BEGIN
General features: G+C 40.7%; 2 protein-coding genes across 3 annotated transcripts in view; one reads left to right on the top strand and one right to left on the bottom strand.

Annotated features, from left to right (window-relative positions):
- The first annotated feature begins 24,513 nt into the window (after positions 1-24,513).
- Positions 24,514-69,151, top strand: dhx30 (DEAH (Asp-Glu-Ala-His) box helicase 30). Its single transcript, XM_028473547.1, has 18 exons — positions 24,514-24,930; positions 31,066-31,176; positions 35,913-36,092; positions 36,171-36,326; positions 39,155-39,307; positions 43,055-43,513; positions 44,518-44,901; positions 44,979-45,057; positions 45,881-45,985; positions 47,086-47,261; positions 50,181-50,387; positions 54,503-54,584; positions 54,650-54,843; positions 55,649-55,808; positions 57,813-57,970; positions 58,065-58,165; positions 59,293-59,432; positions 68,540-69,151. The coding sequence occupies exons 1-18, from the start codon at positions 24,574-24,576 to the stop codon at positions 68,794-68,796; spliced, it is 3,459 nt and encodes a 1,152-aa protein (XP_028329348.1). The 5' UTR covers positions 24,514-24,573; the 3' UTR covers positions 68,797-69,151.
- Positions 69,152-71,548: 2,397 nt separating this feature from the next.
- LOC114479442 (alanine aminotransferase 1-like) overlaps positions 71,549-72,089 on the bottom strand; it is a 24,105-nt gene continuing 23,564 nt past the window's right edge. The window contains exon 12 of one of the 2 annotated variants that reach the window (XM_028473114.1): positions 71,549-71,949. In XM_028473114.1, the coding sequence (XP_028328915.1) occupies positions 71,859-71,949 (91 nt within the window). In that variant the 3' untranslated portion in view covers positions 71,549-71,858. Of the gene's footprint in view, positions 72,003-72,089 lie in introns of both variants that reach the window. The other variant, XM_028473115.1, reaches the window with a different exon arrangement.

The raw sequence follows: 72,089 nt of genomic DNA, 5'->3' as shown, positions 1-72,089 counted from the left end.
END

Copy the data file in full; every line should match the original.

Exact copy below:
General features: G+C 40.7%; 2 protein-coding genes across 3 annotated transcripts in view; one reads left to right on the top strand and one right to left on the bottom strand.

Annotated features, from left to right (window-relative positions):
- The first annotated feature begins 24,513 nt into the window (after positions 1-24,513).
- Positions 24,514-69,151, top strand: dhx30 (DEAH (Asp-Glu-Ala-His) box helicase 30). Its single transcript, XM_028473547.1, has 18 exons — positions 24,514-24,930; positions 31,066-31,176; positions 35,913-36,092; positions 36,171-36,326; positions 39,155-39,307; positions 43,055-43,513; positions 44,518-44,901; positions 44,979-45,057; positions 45,881-45,985; positions 47,086-47,261; positions 50,181-50,387; positions 54,503-54,584; positions 54,650-54,843; positions 55,649-55,808; positions 57,813-57,970; positions 58,065-58,165; positions 59,293-59,432; positions 68,540-69,151. The coding sequence occupies exons 1-18, from the start codon at positions 24,574-24,576 to the stop codon at positions 68,794-68,796; spliced, it is 3,459 nt and encodes a 1,152-aa protein (XP_028329348.1). The 5' UTR covers positions 24,514-24,573; the 3' UTR covers positions 68,797-69,151.
- Positions 69,152-71,548: 2,397 nt separating this feature from the next.
- LOC114479442 (alanine aminotransferase 1-like) overlaps positions 71,549-72,089 on the bottom strand; it is a 24,105-nt gene continuing 23,564 nt past the window's right edge. The window contains exon 12 of one of the 2 annotated variants that reach the window (XM_028473114.1): positions 71,549-71,949. In XM_028473114.1, the coding sequence (XP_028328915.1) occupies positions 71,859-71,949 (91 nt within the window). In that variant the 3' untranslated portion in view covers positions 71,549-71,858. Of the gene's footprint in view, positions 72,003-72,089 lie in introns of both variants that reach the window. The other variant, XM_028473115.1, reaches the window with a different exon arrangement.

The raw sequence follows: 72,089 nt of genomic DNA, 5'->3' as shown, positions 1-72,089 counted from the left end.